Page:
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World So Wide by Sinclair Lewis

World So Wide


subjects: Fiction

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This work is available for countries where copyright is Life+70 or less.


The story of a young, recently widowed ex-Army major and architect, Hayden Chart. He strives mightily to find personal meaning in Florence. Beautiful fellow American Dr Olivia Lomond is a budding scholar who tempts him to make his mind grow in appreciation of art and history. But earthy, honest Roxanna Eldritch,home town girl and reporter sent to Europe to cover the 1950 Holy Year in Rome, improbably wins Chart’s heart in the end.

259 pages with a reading time of ~4 hours (64929 words), and first published in 1951. This DRM-Free edition published by epubBooks, .

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The traffic policemen and the two detectives from the homicide squad examined the tracks of the car and were convinced that a soft shoulder of the road had given way.

They had been returning from Bison Park, after midnight but quite sober. Hayden Chart was driving the convertible and hating his wife, Caprice, and hating himself for hating her. He was not given to grudges and, despite her glitter of pale-green dinner dress and her glitter of derisive gossip, Caprice was a simpleton who no more deserved hatred than did a noisy child. But she did chatter so. It wore Hayden down like a telephone bell ringing incessantly in an empty house.

She gabbled, “Jesse Bradbin is so dumb! He’s an absolute hick, and he’s about as much of an architect as my left foot. Why couldn’t you get a smarter partner? And IS he a lousy bridge player! Is he ever!”

“He’s not bad.”

“No, it’s his cluck of a wife that really gets me down. In my candid opinion, Mary Eliza Bradbin is the worst dose of vinegar in Newlife; the most hypocritical combination of piousness and secret drinking I ever ran into. And always criticizing some poor bunny. You pretend like you like everybody, but even you got to admit Mary Eliza is a pain in the neck. Isn’t she, huh? Isn’t she?”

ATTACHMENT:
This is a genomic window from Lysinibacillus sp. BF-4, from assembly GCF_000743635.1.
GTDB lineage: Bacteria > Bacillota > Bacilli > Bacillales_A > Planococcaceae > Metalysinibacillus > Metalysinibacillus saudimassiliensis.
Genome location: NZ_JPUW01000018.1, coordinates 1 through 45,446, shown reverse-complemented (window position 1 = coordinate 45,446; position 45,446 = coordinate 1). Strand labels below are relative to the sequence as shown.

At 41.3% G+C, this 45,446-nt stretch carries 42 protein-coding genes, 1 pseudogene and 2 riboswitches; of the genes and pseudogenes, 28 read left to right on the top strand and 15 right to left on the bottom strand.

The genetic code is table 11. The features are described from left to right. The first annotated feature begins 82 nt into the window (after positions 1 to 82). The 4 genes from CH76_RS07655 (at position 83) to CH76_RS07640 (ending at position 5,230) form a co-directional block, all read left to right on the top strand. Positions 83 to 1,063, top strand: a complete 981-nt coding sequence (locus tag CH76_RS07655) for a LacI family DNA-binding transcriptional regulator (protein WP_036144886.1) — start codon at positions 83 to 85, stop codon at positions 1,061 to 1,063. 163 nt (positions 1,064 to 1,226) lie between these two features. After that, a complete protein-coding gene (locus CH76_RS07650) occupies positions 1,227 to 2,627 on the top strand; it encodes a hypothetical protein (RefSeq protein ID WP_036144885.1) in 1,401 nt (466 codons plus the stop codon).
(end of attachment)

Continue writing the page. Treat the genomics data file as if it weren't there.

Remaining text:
“Yes. Stupid. But means well,” said Hayden Chart.

“She means poison, that’s what she means!”

The scolding did not become Caprice, thought Hayden. She was elfin, tiny and quick and rose and pale gold, given to affectionate giggles in between her miaows. If she would only shut up, he sighed, he could go on loving her like a dutiful husband–perhaps.

He longed for silence. Especially on a moony night like this, driving on smooth cement with this suave engine, he liked to look up at the mountains against the moon-pale sky, to look with satisfaction at the houses he himself had planned in these comely new suburbs of Newlife, “the fastest-growing city in Colorado”– Newlife, with its skyscrapers set among flat one-story supply- houses for silver miners and sheep-ranchers; Newlife and its symphony orchestra, with a Spanish conductor, playing in a Renaissance temple where a fiery dance-hall had stood but twenty years before. Newlife had swollen from 30,000 to 300,000 in thirty years, and it expected a million in another thirty.

And in Newlife no firm was more enterprising than Chart, Bradbin & Chart, architects: the heavy-handed Jesse Bradbin, aged sixty, and the thirty-five-year-old Hayden, who was slim and compact and patient, and given to playing tennis and reading biography.

He did not know Caprice. It would always be his fault with women that his imagination darted into their inner minds, thought with and through their minds. He took their side even against himself, and saw to it, thus, that he invariably lost in the war against women.

He could not even be thunderous with a woman client guilty of the most sickening of crimes (except for not paying the bill): wanting what she wanted in a house and not what the architect knew was good for her. He was both maddened and sympathetic now when Caprice, exasperated at not having made him pay more attention to her, started all her little tricks of propaganda, which mutely shrieked, “Notice me–notice me!”

Holding it visibly high, from her lizard-skin evening bag she took out her gold-link purse; out of the purse she took a package in silver paper; out of the silver paper she took the prize she had just won at bridge: a brooch of imitation jade. Then she wrapped up the brooch, put the silver paper in her purse, put the purse in the bag, loudly clicked the bag shut, loudly clicked it open again, took out the purse, took out the silver paper …

She was capable of doing this over and over until he testified to her powers of torture by scolding her.

But tonight his anger at her petty bullying was lost in pity that, at slightly over thirty, she should still have the mind of a child delighted by any sort of gift. He made himself say to her, civilly, “That’s a nice jade charm. I’m glad you won it.”

Now that she had made him recognize her presence, she returned to her gabbing, but more spitefully; she did what she gleefully called “needling him a little.”

“But you, big boy, were YOU ever terrible tonight! You played worse than Mary Eliza. You got no more card sense than a zebra. But what amused me, when it didn’t get me sore–oh, you didn’t think I noticed; you think you’re such a smoothie about covering up your sniffing around after women–what had me sunk was the way you kept sneaking in a look at Roxanna’s ankles and Alice’s buz-ZOOM and Jane’s god-awful lipstick. You’d be THE most ridiculous tail- waving cat out on the tiles, if it wasn’t that you’re such a coward!”